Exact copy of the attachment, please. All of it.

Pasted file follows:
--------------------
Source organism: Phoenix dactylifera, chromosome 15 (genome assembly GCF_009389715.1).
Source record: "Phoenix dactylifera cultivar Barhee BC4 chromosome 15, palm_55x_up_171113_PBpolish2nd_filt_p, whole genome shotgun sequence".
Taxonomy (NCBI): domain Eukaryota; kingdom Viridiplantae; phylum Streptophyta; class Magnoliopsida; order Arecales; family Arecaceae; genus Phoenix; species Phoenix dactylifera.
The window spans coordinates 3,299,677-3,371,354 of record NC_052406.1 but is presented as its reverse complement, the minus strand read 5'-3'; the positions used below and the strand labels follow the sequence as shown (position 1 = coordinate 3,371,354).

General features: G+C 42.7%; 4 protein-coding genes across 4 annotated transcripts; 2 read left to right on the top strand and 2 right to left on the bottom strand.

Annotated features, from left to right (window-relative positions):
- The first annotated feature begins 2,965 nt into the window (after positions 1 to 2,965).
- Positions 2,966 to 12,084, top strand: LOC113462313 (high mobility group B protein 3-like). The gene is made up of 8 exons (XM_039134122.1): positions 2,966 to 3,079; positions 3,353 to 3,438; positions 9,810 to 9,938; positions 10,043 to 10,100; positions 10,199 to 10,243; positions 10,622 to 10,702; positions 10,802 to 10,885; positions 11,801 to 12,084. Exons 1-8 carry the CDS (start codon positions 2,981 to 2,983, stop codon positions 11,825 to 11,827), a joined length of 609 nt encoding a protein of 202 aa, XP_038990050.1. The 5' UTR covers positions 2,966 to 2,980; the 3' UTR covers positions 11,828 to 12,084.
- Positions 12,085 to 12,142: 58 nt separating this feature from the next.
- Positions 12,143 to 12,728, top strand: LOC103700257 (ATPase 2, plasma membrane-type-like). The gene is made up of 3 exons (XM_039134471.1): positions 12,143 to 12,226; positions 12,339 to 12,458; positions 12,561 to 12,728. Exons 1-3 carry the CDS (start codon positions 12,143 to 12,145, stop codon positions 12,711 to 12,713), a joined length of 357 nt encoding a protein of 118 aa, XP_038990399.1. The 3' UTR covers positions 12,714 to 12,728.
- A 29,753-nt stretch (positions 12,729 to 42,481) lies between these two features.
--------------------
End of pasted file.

Source organism: Phoenix dactylifera, chromosome 15 (genome assembly GCF_009389715.1).
Source record: "Phoenix dactylifera cultivar Barhee BC4 chromosome 15, palm_55x_up_171113_PBpolish2nd_filt_p, whole genome shotgun sequence".
Taxonomy (NCBI): domain Eukaryota; kingdom Viridiplantae; phylum Streptophyta; class Magnoliopsida; order Arecales; family Arecaceae; genus Phoenix; species Phoenix dactylifera.
The window spans coordinates 3,299,677-3,371,354 of record NC_052406.1 but is presented as its reverse complement, the minus strand read 5'-3'; the positions used below and the strand labels follow the sequence as shown (position 1 = coordinate 3,371,354).

General features: G+C 42.7%; 4 protein-coding genes across 4 annotated transcripts; 2 read left to right on the top strand and 2 right to left on the bottom strand.

Annotated features, from left to right (window-relative positions):
- The first annotated feature begins 2,965 nt into the window (after positions 1 to 2,965).
- Positions 2,966 to 12,084, top strand: LOC113462313 (high mobility group B protein 3-like). The gene is made up of 8 exons (XM_039134122.1): positions 2,966 to 3,079; positions 3,353 to 3,438; positions 9,810 to 9,938; positions 10,043 to 10,100; positions 10,199 to 10,243; positions 10,622 to 10,702; positions 10,802 to 10,885; positions 11,801 to 12,084. Exons 1-8 carry the CDS (start codon positions 2,981 to 2,983, stop codon positions 11,825 to 11,827), a joined length of 609 nt encoding a protein of 202 aa, XP_038990050.1. The 5' UTR covers positions 2,966 to 2,980; the 3' UTR covers positions 11,828 to 12,084.
- Positions 12,085 to 12,142: 58 nt separating this feature from the next.
- Positions 12,143 to 12,728, top strand: LOC103700257 (ATPase 2, plasma membrane-type-like). The gene is made up of 3 exons (XM_039134471.1): positions 12,143 to 12,226; positions 12,339 to 12,458; positions 12,561 to 12,728. Exons 1-3 carry the CDS (start codon positions 12,143 to 12,145, stop codon positions 12,711 to 12,713), a joined length of 357 nt encoding a protein of 118 aa, XP_038990399.1. The 3' UTR covers positions 12,714 to 12,728.
- A 29,753-nt stretch (positions 12,729 to 42,481) lies between these two features.